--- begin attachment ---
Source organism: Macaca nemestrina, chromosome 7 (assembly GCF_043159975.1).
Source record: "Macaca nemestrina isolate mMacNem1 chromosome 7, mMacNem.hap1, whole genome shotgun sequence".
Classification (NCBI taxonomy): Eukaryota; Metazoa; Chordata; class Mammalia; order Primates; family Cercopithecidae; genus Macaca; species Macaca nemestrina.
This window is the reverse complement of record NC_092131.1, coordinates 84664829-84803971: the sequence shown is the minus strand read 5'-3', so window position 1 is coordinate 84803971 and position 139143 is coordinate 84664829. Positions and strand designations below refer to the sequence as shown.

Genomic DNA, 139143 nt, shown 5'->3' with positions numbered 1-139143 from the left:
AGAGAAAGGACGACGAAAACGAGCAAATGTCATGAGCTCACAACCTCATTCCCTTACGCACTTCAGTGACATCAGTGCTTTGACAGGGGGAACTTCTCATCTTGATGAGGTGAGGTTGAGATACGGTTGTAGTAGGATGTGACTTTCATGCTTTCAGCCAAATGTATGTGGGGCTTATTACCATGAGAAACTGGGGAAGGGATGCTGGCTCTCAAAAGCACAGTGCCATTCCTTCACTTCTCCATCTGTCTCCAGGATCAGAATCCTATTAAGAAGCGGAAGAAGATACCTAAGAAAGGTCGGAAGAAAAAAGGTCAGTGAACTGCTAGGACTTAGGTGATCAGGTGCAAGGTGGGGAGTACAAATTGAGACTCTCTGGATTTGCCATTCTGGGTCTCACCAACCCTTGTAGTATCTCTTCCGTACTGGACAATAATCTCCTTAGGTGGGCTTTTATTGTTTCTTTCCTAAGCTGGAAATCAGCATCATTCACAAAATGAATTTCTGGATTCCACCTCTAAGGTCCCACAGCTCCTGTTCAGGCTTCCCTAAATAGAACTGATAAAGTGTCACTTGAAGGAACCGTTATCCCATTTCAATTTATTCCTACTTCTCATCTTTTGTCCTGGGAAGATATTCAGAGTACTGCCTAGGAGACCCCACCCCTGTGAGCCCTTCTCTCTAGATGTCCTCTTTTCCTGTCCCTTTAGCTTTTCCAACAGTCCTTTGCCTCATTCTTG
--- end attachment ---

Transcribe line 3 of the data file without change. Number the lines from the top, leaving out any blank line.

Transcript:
Classification (NCBI taxonomy): Eukaryota; Metazoa; Chordata; class Mammalia; order Primates; family Cercopithecidae; genus Macaca; species Macaca nemestrina.